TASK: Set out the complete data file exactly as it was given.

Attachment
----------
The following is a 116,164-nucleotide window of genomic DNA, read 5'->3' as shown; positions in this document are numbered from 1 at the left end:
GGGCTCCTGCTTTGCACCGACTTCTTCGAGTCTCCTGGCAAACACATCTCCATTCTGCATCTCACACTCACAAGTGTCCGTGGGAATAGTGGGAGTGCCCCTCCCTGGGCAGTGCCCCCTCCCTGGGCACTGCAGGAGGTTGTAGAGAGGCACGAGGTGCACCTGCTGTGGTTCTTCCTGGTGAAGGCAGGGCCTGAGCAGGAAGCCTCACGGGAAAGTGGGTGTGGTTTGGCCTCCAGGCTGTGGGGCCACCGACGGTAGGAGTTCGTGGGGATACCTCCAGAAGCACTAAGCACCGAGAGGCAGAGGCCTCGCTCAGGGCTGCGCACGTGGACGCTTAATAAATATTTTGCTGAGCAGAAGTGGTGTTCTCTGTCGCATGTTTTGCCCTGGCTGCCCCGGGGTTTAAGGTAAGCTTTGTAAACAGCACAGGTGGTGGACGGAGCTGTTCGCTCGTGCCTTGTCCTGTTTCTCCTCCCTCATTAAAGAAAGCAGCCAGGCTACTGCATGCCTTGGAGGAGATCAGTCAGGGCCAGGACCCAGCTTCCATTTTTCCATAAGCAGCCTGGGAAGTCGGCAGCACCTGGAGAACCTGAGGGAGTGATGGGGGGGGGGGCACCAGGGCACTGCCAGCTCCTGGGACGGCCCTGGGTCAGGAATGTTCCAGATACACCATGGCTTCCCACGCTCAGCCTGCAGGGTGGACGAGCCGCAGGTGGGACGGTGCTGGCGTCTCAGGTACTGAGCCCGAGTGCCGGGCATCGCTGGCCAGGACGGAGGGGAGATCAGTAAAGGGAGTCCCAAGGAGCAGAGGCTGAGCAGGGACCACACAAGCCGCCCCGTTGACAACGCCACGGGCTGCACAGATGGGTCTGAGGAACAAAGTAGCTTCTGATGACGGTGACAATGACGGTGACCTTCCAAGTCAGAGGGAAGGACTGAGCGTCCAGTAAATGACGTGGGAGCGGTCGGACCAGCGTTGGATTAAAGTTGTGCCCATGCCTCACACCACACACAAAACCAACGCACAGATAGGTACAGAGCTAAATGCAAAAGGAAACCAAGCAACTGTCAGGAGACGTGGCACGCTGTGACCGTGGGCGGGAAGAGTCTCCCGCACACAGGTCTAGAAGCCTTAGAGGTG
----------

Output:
The following is a 116,164-nucleotide window of genomic DNA, read 5'->3' as shown; positions in this document are numbered from 1 at the left end:
GGGCTCCTGCTTTGCACCGACTTCTTCGAGTCTCCTGGCAAACACATCTCCATTCTGCATCTCACACTCACAAGTGTCCGTGGGAATAGTGGGAGTGCCCCTCCCTGGGCAGTGCCCCCTCCCTGGGCACTGCAGGAGGTTGTAGAGAGGCACGAGGTGCACCTGCTGTGGTTCTTCCTGGTGAAGGCAGGGCCTGAGCAGGAAGCCTCACGGGAAAGTGGGTGTGGTTTGGCCTCCAGGCTGTGGGGCCACCGACGGTAGGAGTTCGTGGGGATACCTCCAGAAGCACTAAGCACCGAGAGGCAGAGGCCTCGCTCAGGGCTGCGCACGTGGACGCTTAATAAATATTTTGCTGAGCAGAAGTGGTGTTCTCTGTCGCATGTTTTGCCCTGGCTGCCCCGGGGTTTAAGGTAAGCTTTGTAAACAGCACAGGTGGTGGACGGAGCTGTTCGCTCGTGCCTTGTCCTGTTTCTCCTCCCTCATTAAAGAAAGCAGCCAGGCTACTGCATGCCTTGGAGGAGATCAGTCAGGGCCAGGACCCAGCTTCCATTTTTCCATAAGCAGCCTGGGAAGTCGGCAGCACCTGGAGAACCTGAGGGAGTGATGGGGGGGGGGGCACCAGGGCACTGCCAGCTCCTGGGACGGCCCTGGGTCAGGAATGTTCCAGATACACCATGGCTTCCCACGCTCAGCCTGCAGGGTGGACGAGCCGCAGGTGGGACGGTGCTGGCGTCTCAGGTACTGAGCCCGAGTGCCGGGCATCGCTGGCCAGGACGGAGGGGAGATCAGTAAAGGGAGTCCCAAGGAGCAGAGGCTGAGCAGGGACCACACAAGCCGCCCCGTTGACAACGCCACGGGCTGCACAGATGGGTCTGAGGAACAAAGTAGCTTCTGATGACGGTGACAATGACGGTGACCTTCCAAGTCAGAGGGAAGGACTGAGCGTCCAGTAAATGACGTGGGAGCGGTCGGACCAGCGTTGGATTAAAGTTGTGCCCATGCCTCACACCACACACAAAACCAACGCACAGATAGGTACAGAGCTAAATGCAAAAGGAAACCAAGCAACTGTCAGGAGACGTGGCACGCTGTGACCGTGGGCGGGAAGAGTCTCCCGCACACAGGTCTAGAAGCCTTAGAGGTG